Discovering The Pilgrim’s Way in England

Discovering The Pilgrim’s Way in England


Shortly after my 2019 Camino de Santiago in Portugal and Spain, I learned about the ancient Pilgrims’ Way in England from several pilgrims and historians. The ancient route links both Winchester and London to the shrine of Saint Thomas Becket at the Canterbury Cathedral in Kent, England. Followed by kings and fabled in literature such as The Canterbury Tales by Geoffrey Chaucer, the modern route follows the historic Roman road and parallels the North Downs Way.



Pilgrimage to Canterbury began shortly after the martyrdom of Thomas Becket, the Archbishop of Canterbury in 1170. Becket was Lord Chancellor and appointed Archbishop by King Henry II. A confidant of the King, Becket committed himself to the primacy of the church upon his appointment rather than advancing the agenda of the crown. After repeated clashes with his former advisor over the rights and privileges of the crown and the church, King Henry eventually called out, “Will no one rid me of this troublesome priest?”  Six knights took this outburst as an order, and on December 29, 1170, Archbishop Becket was murdered in the north transept of the Canterbury Cathedral.

Soon after the death of Thomas Becket, Pope Alexander canonized him and the murdered priest was elevated to sainthood. St. Becket’s shrine at Canterbury now became the most important place in the country for pilgrims to visit. When Becket was killed, local people apparently managed to obtain pieces of cloth soaked in his blood. Rumors soon spread that, when touched by this cloth, people were cured of blindness, epilepsy, and leprosy. The monks were afraid that Becket’s body might be stolen. To prevent this from happening, Becket’s marble coffin was placed in the crypt of the cathedral. The monks also built a stone wall in front of the tomb. There were two gaps in the wall where pilgrims could insert their heads and kiss the tomb. In 1220, Becket’s bones were moved to a new gold-plated and bejeweled shrine behind the high altar. The shrine was placed on a raised platform supported by pillars. Canterbury, because of its religious history, had always seen a large number of pilgrims. However, after the death of Thomas Becket, the number of pilgrims visiting the town grew rapidly.

Four years after the death of St. Thomas Becket, King Henry II undertook pilgrimage to Becket’s shrine, wearing a hairshirt of repentance and walking the entire route barefoot.

The historical pilgrimage to Canterbury has been been a popular topic for England’s greatest authors, including Geoffery Chaucer (The Canterbury Tales), TS Eliot (Murder in the Cathedral) and Jane Austen, who set many of her scenes along the Pilgrims’ Way.

For nearly 400 years following the martyrdom, Christian pilgrims journeyed to Canterbury, including Holy Roman Emperor Charles V, King Louis VII of France, King Alexander II of Scotland and most famously King Edward I of England, who regularly traveled the Pilgrims Way. Along with the dissolution of the Church, in 1538 King Henry VIII ordered the shrine to Becket destroyed. Canterbury ceased to be an abbey during the Dissolution of the Monasteries and pilgrimage was seen as an affront to the Crown.  Modern pilgrimage began in the late 1800s and St. Thomas Becket was restored by the Church of England in the late 1900s.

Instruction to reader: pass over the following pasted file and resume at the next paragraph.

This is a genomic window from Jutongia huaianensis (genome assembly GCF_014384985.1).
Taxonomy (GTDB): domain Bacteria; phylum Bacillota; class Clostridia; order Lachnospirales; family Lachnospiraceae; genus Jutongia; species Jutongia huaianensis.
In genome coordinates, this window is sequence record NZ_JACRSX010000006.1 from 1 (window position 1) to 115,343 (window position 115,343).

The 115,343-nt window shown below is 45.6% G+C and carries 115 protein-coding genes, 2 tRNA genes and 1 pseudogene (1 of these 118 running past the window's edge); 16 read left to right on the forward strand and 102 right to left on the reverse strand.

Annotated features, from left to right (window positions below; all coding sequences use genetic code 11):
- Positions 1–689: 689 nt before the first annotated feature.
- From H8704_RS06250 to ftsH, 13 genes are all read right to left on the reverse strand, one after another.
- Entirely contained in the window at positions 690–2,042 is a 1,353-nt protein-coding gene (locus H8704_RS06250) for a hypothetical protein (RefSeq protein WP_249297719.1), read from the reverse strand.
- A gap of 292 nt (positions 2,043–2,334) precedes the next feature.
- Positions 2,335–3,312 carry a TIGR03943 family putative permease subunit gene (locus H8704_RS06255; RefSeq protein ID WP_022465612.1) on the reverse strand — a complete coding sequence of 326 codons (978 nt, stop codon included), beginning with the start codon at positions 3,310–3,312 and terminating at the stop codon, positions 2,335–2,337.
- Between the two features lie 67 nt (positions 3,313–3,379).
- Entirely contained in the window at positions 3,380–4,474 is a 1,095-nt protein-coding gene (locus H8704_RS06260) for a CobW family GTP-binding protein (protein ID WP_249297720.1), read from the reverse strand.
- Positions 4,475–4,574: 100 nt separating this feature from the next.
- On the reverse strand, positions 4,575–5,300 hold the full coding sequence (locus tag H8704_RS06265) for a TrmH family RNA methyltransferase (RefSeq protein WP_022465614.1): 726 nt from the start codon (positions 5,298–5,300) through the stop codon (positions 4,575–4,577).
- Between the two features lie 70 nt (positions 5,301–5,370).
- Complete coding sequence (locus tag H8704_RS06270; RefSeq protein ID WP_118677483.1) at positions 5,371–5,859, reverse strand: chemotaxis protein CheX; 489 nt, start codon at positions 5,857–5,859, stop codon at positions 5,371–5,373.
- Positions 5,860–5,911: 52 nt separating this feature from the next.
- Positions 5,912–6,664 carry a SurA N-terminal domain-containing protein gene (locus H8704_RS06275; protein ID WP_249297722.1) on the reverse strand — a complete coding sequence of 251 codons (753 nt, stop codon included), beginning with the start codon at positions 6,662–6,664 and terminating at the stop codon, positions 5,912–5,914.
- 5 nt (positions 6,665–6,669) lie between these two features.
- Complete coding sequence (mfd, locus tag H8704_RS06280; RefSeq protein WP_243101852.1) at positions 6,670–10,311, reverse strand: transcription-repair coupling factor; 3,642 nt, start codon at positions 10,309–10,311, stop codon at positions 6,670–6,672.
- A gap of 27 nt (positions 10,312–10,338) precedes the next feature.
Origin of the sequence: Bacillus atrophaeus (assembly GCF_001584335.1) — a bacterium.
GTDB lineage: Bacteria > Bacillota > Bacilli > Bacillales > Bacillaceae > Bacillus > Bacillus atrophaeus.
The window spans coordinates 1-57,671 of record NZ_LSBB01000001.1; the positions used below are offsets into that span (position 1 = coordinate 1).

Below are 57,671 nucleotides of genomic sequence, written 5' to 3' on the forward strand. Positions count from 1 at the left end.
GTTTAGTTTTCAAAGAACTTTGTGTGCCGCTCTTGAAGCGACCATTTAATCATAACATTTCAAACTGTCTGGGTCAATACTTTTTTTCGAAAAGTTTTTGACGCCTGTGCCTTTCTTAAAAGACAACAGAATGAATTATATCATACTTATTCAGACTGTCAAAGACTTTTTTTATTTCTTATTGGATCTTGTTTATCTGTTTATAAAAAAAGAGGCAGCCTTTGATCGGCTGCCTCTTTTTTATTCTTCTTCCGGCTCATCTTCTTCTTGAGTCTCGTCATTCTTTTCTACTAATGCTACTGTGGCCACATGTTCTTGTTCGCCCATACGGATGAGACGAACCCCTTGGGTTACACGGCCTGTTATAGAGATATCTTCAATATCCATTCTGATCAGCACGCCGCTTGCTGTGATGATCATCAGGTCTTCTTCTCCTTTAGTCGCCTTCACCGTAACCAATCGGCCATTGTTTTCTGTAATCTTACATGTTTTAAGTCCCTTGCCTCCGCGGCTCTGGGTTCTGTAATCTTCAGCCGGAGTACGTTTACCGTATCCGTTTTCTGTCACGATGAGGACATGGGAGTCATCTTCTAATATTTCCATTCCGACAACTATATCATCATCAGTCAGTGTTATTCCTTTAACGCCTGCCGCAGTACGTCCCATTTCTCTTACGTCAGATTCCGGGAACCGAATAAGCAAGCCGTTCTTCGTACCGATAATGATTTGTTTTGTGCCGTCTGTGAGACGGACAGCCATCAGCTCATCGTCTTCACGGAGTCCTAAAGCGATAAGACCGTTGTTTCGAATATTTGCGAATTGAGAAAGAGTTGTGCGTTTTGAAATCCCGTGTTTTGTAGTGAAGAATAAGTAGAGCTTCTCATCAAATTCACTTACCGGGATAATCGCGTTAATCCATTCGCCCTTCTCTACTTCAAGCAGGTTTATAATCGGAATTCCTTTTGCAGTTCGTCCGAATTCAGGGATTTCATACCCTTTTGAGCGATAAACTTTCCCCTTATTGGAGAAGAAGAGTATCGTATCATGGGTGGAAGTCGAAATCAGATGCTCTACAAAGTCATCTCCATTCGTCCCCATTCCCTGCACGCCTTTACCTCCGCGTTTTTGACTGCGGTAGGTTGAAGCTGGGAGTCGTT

Today the modern Pilgrims’ Way in England largely follows the historical routes between Winchester and London to Canterbury. The way-marked route draws from the historical Roman road and – in many places – parallels Britain’s North Downs Way.  These routes mostly provide fairly easy walking through woods, over chalk grassland, minor roads and, especially in Kent, through orchards and farmland.



The route is relatively well supported with pubs, inns and bed & breakfasts; however, those who are familiar with the Camino de Santiago will find England’s Pilgrim’s Way lacks more familiar pilgrim accommodations such as albergues and municipal lodging. (For English travelers, please note that not all pubs along the way serve food, rather some are better categorized as bars.)

Guidebooks, such as Cicerone’s The Pilgrims’ Way and websites such as Pilgrims Way provide suggestions for stages and accommodations; however, the guides are not frequently updated, so pilgrims may also consult online booking tools such as or Given the variations in accommodations, it is advisable to book at least a few days ahead.



The pilgrim passport is used to record your journey and document your progression along the way. Pilgrim Passports are available from the Cathedrals in Winchester, Southwark (London) and Rochester. Pilgrims arriving in Canterbury with stamped passports are given free admission to the Cathedral.

A detailed list of where to have your pilgrim passport stamped is available online.




Dedicated waymarking along the Pilgrims Way is rare. Where the route coincides with National Trails, such as the St. Swithun’s Way or North Downs Way, the route marking is very good using the familiar acorn trail marks of the British National Trail System.



Ordnance Survey maps are available for all sections of the Pilgrims’ Way. The Ordnance Survey OS Map app is a good companion to the Cicerone guide book and each stage within the book references the OS maps.

OS MAPS:  Explorer OL32, OL33, 144, 145, 146, 147, 148, 137, 150, 173, 161, 162

OS MAPS: Landranger 185, 186, 187, 188, 178, 189, 179, 177